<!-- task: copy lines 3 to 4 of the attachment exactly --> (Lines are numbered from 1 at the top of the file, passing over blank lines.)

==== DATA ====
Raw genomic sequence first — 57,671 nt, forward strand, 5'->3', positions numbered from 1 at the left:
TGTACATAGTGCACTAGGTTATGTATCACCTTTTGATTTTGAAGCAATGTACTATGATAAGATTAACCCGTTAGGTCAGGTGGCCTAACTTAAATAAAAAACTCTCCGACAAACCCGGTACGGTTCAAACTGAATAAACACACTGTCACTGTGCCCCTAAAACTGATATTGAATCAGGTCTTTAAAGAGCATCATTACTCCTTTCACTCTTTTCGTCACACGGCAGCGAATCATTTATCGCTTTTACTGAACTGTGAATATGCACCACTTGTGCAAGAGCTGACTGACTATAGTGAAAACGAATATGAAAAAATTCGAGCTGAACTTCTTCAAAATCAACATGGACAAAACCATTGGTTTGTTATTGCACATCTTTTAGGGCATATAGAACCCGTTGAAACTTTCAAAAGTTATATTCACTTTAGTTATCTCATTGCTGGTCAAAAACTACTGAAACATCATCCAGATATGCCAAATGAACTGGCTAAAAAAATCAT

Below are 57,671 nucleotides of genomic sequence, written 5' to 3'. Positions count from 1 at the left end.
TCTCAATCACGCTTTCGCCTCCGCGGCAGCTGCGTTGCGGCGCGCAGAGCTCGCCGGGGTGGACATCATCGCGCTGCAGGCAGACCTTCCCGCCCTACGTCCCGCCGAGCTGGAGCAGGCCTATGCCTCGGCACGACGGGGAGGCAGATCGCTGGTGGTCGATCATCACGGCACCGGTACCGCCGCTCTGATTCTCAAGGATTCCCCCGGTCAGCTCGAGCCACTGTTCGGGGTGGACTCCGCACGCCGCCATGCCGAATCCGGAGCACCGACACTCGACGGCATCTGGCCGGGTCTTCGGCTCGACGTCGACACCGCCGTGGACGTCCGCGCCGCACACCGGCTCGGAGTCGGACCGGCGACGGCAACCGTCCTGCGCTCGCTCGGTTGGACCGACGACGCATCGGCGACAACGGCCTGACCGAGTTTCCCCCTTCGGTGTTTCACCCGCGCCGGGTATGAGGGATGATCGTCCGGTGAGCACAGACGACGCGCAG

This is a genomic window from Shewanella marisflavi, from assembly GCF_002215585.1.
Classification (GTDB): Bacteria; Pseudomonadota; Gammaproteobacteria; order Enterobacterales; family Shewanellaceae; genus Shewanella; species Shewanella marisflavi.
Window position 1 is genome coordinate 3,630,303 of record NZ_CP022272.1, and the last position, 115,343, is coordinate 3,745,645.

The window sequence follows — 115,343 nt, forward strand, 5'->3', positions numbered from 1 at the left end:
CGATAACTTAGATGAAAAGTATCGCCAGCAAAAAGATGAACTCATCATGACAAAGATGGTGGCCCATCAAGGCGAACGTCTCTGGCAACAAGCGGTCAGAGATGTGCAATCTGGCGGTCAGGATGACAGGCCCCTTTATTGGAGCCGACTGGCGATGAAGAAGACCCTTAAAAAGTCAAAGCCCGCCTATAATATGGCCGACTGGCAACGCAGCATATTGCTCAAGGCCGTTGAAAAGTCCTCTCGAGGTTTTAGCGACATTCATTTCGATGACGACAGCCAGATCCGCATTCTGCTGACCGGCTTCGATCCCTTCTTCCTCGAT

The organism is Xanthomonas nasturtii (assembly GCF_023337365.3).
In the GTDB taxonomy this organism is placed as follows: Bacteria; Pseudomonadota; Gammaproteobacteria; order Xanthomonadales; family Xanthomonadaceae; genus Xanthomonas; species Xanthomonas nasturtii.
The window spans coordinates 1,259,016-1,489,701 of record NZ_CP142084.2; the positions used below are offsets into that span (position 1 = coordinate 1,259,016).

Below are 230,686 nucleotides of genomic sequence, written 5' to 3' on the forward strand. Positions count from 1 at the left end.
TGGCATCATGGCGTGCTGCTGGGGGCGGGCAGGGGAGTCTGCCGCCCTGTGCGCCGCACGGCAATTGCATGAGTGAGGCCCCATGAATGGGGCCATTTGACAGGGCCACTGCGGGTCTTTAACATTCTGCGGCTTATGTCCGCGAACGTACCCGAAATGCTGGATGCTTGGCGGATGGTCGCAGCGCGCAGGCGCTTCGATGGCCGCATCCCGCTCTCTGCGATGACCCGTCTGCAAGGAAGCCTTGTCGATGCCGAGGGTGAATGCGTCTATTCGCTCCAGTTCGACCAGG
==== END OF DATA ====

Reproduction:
Below are 57,671 nucleotides of genomic sequence, written 5' to 3'. Positions count from 1 at the left end.
TCTCAATCACGCTTTCGCCTCCGCGGCAGCTGCGTTGCGGCGCGCAGAGCTCGCCGGGGTGGACATCATCGCGCTGCAGGCAGACCTTCCCGCCCTACGTCCCGCCGAGCTGGAGCAGGCCTATGCCTCGGCACGACGGGGAGGCAGATCGCTGGTGGTCGATCATCACGGCACCGGTACCGCCGCTCTGATTCTCAAGGATTCCCCCGGTCAGCTCGAGCCACTGTTCGGGGTGGACTCCGCACGCCGCCATGCCGAATCCGGAGCACCGACACTCGACGGCATCTGGCCGGGTCTTCGGCTCGACGTCGACACCGCCGTGGACGTCCGCGCCGCACACCGGCTCGGAGTCGGACCGGCGACGGCAACCGTCCTGCGCTCGCTCGGTTGGACCGACGACGCATCGGCGACAACGGCCTGACCGAGTTTCCCCCTTCGGTGTTTCACCCGCGCCGGGTATGAGGGATGATCGTCCGGTGAGCACAGACGACGCGCAG